Jake Gyllenhaal talks Demolition

With an impressive array of roles under his belt, actor Jake Gyllenhaal has developed an intelligent approach to his career as well as the individual roles in his life.

He understands the sacrifices that are sometimes made for roles - in the last two years he managed to lose 15 kg for a role in Nightcrawler and then immediately transformed his body into a muscle-fuelled fighting machine for Southpaw

During filming for Southpaw, the 35-year-old actor became aware of Demolition, a film about a wry and intense rumination on grief, loss and life. Directed by Jean-Marc Vallée (who brought us Dallas Buyers Club) and co-starring Naomi Watts, this one is set to be a sell-out.

Gyllenhaal plays Davis Mitchell, a Wall Street banker who loses his wife in a car crash and struggles to feel the heartache he’s ‘supposed’ to feel.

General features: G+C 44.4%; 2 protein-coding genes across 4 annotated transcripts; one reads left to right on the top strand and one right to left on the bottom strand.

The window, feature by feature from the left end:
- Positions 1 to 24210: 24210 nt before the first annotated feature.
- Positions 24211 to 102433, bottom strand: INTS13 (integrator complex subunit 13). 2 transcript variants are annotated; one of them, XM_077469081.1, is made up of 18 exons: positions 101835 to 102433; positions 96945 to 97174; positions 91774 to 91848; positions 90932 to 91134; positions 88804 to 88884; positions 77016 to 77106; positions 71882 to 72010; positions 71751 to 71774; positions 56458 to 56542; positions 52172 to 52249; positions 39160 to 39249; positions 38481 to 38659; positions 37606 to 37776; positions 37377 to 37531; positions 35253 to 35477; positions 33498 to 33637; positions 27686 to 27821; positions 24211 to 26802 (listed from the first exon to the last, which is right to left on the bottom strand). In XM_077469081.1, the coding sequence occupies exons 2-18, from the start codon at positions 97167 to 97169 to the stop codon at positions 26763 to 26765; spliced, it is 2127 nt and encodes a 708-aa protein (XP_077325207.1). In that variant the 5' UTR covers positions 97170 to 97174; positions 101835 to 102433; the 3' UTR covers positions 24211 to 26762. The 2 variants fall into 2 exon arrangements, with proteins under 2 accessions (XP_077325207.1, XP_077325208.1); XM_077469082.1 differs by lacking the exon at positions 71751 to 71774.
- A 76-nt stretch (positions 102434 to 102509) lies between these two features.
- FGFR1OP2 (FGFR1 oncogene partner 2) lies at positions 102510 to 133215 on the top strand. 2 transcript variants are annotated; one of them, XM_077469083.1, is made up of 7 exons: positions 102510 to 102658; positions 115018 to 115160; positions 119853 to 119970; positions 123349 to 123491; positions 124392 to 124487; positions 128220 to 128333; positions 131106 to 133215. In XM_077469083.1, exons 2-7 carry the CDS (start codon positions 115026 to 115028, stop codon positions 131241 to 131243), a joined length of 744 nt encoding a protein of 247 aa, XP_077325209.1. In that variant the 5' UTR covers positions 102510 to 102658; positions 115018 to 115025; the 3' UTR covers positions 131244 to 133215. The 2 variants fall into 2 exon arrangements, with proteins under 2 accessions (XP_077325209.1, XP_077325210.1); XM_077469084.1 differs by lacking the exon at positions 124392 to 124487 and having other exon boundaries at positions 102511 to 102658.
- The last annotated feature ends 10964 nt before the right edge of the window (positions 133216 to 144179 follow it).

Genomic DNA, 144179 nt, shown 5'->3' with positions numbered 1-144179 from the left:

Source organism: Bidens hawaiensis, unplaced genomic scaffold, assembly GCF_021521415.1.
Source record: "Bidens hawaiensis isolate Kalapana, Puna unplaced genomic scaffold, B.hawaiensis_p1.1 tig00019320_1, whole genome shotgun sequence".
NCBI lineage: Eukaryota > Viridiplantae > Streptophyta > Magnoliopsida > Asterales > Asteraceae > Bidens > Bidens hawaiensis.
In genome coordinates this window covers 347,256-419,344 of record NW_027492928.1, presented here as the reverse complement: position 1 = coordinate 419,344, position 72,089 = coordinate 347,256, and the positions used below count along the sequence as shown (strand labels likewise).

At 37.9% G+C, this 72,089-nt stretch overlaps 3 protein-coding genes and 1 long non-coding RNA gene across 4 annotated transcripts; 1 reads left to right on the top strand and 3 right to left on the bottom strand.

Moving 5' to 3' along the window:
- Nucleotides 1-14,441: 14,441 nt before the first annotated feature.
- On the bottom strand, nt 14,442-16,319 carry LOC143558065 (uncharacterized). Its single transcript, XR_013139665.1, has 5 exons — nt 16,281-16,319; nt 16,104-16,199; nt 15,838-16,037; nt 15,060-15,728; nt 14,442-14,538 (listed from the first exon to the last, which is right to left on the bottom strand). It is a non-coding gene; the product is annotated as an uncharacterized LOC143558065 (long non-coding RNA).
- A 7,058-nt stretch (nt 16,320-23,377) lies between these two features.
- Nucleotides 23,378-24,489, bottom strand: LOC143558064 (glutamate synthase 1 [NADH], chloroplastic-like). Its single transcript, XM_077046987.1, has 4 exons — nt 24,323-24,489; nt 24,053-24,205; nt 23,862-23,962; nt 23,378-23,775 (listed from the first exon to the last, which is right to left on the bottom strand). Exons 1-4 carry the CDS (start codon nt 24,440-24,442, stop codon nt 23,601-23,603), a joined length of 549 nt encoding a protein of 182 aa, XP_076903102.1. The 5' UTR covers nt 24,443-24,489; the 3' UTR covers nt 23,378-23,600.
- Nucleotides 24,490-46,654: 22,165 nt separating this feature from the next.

He says about the character 'Davis is a very well-off guy, working in a job I think a lot of people would like to have, living a life a lot of people dream of. But in a lot of ways he really doesn't know where he is because he's made a lot of choices not based on his own instinct.'

It takes the death of his wife for him to fully realise the depth of his misery, and to begin the journey back to his authentic self. 

'He's a character that's dealing with the complications of having lost somebody he was in a relationship with that there was a false quality to,' he says. 'In her memory, and out of respect for her, he decides to really ask himself the questions that are important to him.'

We talk to Jake Gyllenhaal about the new film here:

How did this project come to you? 
It was all a bit of a whirlwind. I was in the midst of shooting Southpaw and Jean-Marc called me up and said, ‘I'm shooting a movie in a few months, do you want to do it?' My hands were wrapped and I had boxing gloves on, but I'd wanted to work on anything that he was doing, regardless of the material. He's such an interesting director, with such a fantastic point of view. I was really eager to read it, and once I did, I said OK. We basically had two weeks from the wrapping of Southpaw to shoot - it was a really appropriately quick process.